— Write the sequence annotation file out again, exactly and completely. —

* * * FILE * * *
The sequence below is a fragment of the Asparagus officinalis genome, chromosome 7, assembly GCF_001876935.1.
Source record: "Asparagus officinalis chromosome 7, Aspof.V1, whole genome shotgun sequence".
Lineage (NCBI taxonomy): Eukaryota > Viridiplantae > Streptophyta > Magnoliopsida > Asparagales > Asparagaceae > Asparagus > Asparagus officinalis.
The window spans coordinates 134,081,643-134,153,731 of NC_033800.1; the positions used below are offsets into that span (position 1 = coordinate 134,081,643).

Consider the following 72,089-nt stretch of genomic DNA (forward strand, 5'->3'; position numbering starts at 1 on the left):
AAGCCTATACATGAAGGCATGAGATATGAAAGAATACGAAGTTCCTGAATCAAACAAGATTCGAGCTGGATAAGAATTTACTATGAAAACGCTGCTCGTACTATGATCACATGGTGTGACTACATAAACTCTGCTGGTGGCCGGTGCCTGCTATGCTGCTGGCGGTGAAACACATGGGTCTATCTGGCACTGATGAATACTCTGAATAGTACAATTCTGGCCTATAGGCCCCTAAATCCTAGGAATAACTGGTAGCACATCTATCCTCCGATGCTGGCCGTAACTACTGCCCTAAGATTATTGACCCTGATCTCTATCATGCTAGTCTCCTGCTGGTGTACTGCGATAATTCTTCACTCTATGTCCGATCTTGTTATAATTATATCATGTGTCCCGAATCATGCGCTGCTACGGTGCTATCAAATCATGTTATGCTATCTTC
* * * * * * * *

The sequence below is a fragment of the Asparagus officinalis genome, chromosome 7, assembly GCF_001876935.1.
Source record: "Asparagus officinalis chromosome 7, Aspof.V1, whole genome shotgun sequence".
Lineage (NCBI taxonomy): Eukaryota > Viridiplantae > Streptophyta > Magnoliopsida > Asparagales > Asparagaceae > Asparagus > Asparagus officinalis.
The window spans coordinates 134,081,643-134,153,731 of NC_033800.1; the positions used below are offsets into that span (position 1 = coordinate 134,081,643).

Consider the following 72,089-nt stretch of genomic DNA (forward strand, 5'->3'; position numbering starts at 1 on the left):
AAGCCTATACATGAAGGCATGAGATATGAAAGAATACGAAGTTCCTGAATCAAACAAGATTCGAGCTGGATAAGAATTTACTATGAAAACGCTGCTCGTACTATGATCACATGGTGTGACTACATAAACTCTGCTGGTGGCCGGTGCCTGCTATGCTGCTGGCGGTGAAACACATGGGTCTATCTGGCACTGATGAATACTCTGAATAGTACAATTCTGGCCTATAGGCCCCTAAATCCTAGGAATAACTGGTAGCACATCTATCCTCCGATGCTGGCCGTAACTACTGCCCTAAGATTATTGACCCTGATCTCTATCATGCTAGTCTCCTGCTGGTGTACTGCGATAATTCTTCACTCTATGTCCGATCTTGTTATAATTATATCATGTGTCCCGAATCATGCGCTGCTACGGTGCTATCAAATCATGTTATGCTATCTTC